Hello everybody, I just started learning C and decided to join this site. But as soon as I posted some of my code snippets here, immediately I got a stream of insults (thanks to conio.h ). But it's not my fault, I've grown on clrscr() and getch() (due to my experience with C++).

I'm looking for a solution here. Can anyone give me a link to such a compiler which does not support conio.h . I've read the thread "Starting C" and downloaded DEV C++ but it also supported conio.h and hence I wasted my precious MBs. It should be light weight and not be resource hungry.

Second is, I want a good book(pdf would be nice) about C DATA STRUCTURES. Even a site will do.

That post has become to big ;)
I wish you could have give me a more precise link
Ah well ...

>But as soon as I posted some of my code snippets
>here, immediately I got a stream of insults

If you're insulted by people correcting your mistakes, you need to adjust your attitude. Why? Because unless you're some kind of C demigod, you're going to make mistakes and people will correct them. Especially here, since Daniweb has a few members who know a lot about C.

>But it's not my fault, I've grown on clrscr() and getch() (due to my experience with C++).
clrscr and getch are just as non-portable in C++.

>Can anyone give me a link to such a compiler which does not support conio.h
Why not just avoid using conio.h? Every compiler has non-portable extensions and libraries. The best way to write portable code is to understand where the line between standard and non-standard is. There's not a perfect tool for doing that, you'll have to actually use your brain.

>Second is, I want a good book(pdf would be nice)
>about C DATA STRUCTURES. Even a site will do.

I'm partial to this one, for obvious reasons. Unfortunately, I can't recommend just one book on data structures because there are advantages and disadvantages to each one. I might be able to offer a recommendation or two if you specified which data structures interested you.

Personally, I think starting at DADS and using google for the interesting stuff will get you further than any book.

If you're insulted by people correcting your mistakes, you need to adjust your attitude. Why? Because unless you're some kind of C demigod, you're going to make mistakes and people will correct them

With all due respect, in my locality, nobody gives a damn about using conio.h . It's only here that I learned the problems associated with conio.h . So all that I'm asking is for a little patience. Compared to everyone else here, I'm just a hatchling

clrscr and getch are just as non-portable in C++

Then I think it maybe due to the fact that our teachers gave Turbo C++ from the beginning

I'll be learning as I go

By the way, that link didn't have anything about stacks, queues, circular queues, dequeues, priority queues.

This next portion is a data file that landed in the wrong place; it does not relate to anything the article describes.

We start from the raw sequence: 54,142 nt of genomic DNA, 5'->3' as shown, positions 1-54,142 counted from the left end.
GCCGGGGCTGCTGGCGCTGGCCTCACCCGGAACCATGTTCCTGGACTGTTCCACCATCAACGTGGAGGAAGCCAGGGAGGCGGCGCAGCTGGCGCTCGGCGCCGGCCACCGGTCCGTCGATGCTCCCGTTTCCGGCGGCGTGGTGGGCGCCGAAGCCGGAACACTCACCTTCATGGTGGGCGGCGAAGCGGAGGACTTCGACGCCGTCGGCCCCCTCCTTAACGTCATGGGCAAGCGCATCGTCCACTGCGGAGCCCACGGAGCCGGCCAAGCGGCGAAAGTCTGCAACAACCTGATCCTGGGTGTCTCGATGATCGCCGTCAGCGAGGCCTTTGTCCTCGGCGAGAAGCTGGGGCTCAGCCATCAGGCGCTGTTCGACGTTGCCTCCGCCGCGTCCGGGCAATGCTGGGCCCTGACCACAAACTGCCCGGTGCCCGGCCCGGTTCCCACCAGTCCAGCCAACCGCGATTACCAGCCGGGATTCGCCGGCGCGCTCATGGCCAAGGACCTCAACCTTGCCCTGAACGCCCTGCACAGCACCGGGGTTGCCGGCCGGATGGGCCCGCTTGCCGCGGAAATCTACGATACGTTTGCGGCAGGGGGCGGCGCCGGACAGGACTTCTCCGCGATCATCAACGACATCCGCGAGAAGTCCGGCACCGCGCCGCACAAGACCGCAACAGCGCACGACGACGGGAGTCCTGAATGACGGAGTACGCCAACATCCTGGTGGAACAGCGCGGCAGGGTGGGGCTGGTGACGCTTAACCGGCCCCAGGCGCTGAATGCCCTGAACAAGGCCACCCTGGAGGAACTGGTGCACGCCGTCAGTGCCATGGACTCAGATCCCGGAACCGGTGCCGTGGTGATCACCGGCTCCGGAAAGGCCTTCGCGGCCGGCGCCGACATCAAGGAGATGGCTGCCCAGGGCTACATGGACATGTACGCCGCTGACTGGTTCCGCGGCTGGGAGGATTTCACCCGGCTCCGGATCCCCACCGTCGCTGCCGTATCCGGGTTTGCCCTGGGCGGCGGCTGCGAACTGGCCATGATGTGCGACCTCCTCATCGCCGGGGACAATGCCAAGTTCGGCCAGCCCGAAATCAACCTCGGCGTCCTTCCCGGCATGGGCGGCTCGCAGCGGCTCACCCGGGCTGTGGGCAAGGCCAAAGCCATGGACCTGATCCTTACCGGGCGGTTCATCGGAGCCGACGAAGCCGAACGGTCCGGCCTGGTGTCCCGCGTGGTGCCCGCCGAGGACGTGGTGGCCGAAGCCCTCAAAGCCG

I should have mentioned it though, my bad but my priority is with the above mentioned list

>With all due respect, in my locality, nobody gives a damn about using conio.h.
>So all that I'm asking is for a little patience.

With all due respect, I don't care. If you try to teach or encourage poor programming practices, you're going to get called on it. We're not here to make you feel good about yourself, we're here to provide high quality help.

>Then I think it maybe due to the fact that our teachers gave Turbo C++ from the beginning
I think it's due to the fact that your teachers didn't know (or didn't care) about the difference between "it works on this version of my compiler" and "it works everywhere". Turbo C++ supports standard C89, so it's not like you can't write portable code with it.

>By the way, that link didn't have anything about stacks,
>queues, circular queues, dequeues, priority queues.

Well, you didn't mention any specific data structures, did you? Anyway, I prefer not to write a tutorial unless I feel I can add something of value. Stacks and queues are pretty simple and information on them is easy to find with a search engine. Deques and priority queues can get interesting, and they're on my list (but not at the top, and I'm currently very busy). I may fill out the list with simpler data structures just to be thorough though.

>I should have mentioned it though, my bad but
>my priority is with the above mentioned list

As I said, start with DADS and google will take you through all of the basics. The implementation of efficient deques and priority queues can get interesting, but you probably won't get into that for a while.

Edited 6 Years Ago by Narue: n/a

but you probably won't get into that for a while

Actually I will be getting into it 'coz my next semester in college will be totally about data structures. So i was thinking if i could finish the syllabus before the holidays ...
Thanks for DADS

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